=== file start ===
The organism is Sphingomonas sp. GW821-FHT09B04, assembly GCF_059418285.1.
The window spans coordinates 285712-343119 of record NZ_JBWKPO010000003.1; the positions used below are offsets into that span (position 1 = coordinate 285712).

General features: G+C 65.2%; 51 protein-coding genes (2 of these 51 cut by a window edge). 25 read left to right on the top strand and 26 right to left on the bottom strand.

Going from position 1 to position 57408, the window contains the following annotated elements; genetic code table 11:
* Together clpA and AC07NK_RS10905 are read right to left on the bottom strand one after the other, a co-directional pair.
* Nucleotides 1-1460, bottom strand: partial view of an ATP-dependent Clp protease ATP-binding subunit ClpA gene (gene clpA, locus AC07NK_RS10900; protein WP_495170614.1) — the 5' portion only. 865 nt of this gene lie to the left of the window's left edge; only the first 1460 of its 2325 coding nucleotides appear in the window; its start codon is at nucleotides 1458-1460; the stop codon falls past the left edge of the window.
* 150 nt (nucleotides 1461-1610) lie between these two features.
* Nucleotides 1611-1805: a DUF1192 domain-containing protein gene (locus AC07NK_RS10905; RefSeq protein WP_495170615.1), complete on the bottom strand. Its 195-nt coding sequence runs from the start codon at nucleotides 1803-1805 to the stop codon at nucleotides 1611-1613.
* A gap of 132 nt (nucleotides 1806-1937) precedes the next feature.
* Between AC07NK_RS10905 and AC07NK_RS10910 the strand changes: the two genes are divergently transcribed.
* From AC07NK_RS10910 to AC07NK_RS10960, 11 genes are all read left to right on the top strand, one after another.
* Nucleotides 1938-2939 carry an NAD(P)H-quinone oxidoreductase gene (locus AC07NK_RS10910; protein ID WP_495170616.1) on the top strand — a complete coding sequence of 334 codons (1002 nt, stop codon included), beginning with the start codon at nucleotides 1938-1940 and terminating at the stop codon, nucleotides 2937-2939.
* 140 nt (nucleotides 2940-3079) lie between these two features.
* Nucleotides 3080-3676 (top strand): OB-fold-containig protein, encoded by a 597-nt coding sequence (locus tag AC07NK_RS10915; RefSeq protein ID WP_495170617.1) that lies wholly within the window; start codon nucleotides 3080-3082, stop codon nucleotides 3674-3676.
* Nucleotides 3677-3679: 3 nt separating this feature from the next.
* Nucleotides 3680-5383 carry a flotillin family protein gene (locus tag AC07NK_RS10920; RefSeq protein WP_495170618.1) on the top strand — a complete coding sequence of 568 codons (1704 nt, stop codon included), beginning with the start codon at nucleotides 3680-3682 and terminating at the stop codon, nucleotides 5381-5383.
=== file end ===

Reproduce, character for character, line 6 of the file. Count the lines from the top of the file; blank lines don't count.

* Nucleotides 1-1460, bottom strand: partial view of an ATP-dependent Clp protease ATP-binding subunit ClpA gene (gene clpA, locus AC07NK_RS10900; protein WP_495170614.1) — the 5' portion only. 865 nt of this gene lie to the left of the window's left edge; only the first 1460 of its 2325 coding nucleotides appear in the window; its start codon is at nucleotides 1458-1460; the stop codon falls past the left edge of the window.